Developed in the 1980’s, Literature Discussion Groups (LDGs) were inspired by a group of students who wanted to continue talking about their books as a group. As a result, educators across the nation have utilized this type of small group work in their literacy classrooms. But while there are many different frameworks for Guided Reading for educators to implement, Literature Discussion Groups can look different from class to class. With this being acknowledged, there are commonalities that most share. Below is a chart which depicts the common elements of Literature Discussion Groups, as well as a comparison to Guided Reading.
|Literature Discussion Groups||Guided Reading|
|Purpose||To develop critical thinking, speaking and listening skills while diving deep into the text as a peer group. LDG support collaboration, independence, and reading as a social and lifelong experience.||Small group instruction to help students build their reading power so that they can apply skills independently. Must include direct instruction from an expert teacher.|
|Who||Typically used in grades 7-12. ALL students in the class are part of LDGs. Student Choice is extended to ALL students and teachers support and scaffold access to text so that all may participate.||Mostly occurring in elementary classrooms, Guided Reading can also be used to support older students on foundational skills, reading comprehension, or vocabulary needs.|
|Text||Students have a choice in what they read. Students typically make their choice based off of book talks or other intros. of the text. All students have their own copy of the text which they can annotate or add sticky notes to while reading and prepping for the discussion.||The text is determined by the teacher. Relevance and engagement are considered in book selection, as well as appropriate challenge and instruction purpose.|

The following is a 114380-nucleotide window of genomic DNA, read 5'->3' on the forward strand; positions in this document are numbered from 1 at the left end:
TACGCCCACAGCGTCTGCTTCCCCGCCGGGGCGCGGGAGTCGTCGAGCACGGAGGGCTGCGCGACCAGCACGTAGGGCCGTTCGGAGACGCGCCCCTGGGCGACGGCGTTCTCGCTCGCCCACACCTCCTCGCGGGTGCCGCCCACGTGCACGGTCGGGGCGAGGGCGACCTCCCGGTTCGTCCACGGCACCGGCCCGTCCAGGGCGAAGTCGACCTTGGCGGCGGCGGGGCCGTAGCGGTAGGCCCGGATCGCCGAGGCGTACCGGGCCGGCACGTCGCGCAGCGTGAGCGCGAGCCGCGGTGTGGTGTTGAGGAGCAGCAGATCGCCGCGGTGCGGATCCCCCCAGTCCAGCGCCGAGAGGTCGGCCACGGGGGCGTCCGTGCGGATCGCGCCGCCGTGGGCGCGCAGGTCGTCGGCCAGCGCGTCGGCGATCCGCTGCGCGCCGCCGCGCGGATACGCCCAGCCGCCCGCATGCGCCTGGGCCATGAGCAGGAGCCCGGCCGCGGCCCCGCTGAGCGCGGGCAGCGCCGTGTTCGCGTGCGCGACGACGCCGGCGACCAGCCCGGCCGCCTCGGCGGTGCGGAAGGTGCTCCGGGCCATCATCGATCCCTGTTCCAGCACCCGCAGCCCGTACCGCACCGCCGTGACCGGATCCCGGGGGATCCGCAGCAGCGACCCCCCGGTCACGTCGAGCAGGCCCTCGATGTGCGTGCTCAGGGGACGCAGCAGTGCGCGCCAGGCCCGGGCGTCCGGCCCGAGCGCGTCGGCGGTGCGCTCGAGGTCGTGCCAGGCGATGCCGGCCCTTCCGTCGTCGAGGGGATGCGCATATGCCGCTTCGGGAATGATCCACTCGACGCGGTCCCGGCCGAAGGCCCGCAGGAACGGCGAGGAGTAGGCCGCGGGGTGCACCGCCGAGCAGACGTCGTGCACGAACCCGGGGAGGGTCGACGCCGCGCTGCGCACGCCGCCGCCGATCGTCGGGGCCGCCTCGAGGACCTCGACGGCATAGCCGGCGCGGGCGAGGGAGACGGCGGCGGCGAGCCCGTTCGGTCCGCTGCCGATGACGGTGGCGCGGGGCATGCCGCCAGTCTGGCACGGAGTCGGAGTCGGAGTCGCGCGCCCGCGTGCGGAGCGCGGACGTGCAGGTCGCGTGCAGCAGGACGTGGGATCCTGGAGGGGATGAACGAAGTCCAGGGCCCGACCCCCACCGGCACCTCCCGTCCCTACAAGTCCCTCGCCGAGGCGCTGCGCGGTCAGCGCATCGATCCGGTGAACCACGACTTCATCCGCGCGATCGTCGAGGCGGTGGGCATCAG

|Groups||Groups of 5-7 students based on choice. Groups are fluid and temporary, changing with each new book selection. All LDGs occur at the same time.||Groups are created based on student needs and are typically made up of 4-6 students. Groups should be fluid and evaluated and changed about every three weeks. Guided Reading groups take place one at a time with the teacher.|
|Teacher Role||The teacher acts as a facilitator, listening in on each group but does not become a member of them. During the small group discussions, the teacher takes notes which are used for reflective feedback, whole class instruction and/or evaluation/participation.||The teacher designs direct instruction to focus student comprehension, word study, and fluency during small group instruction. The teacher listens in as each student reads and makes on the spot teaching decision based on reading behaviors exhibited.|
|Student Role||Students develop questions, participate in substantive conversations, support thinking with textual evidence and critical thinking. Students build collective understanding through dialogic learning.||Students learn and apply skills from teacher instruction to guided reading text, and independent text. Students individually read the text to self and out loud when designated by the teacher. Students participate in discussion and extension activities in Guided Reading.|
This independence and thoughtful discussion about reading in Literature Discussion Groups is one of the goals for literacy teachers. We want our students to enjoy reading, have a choice in what they read, and be able to thoughtfully discuss what they read with others. While this type of small group work does not happen naturally in most classrooms, there are scaffolds and management procedures that teachers can use to set everyone up for success.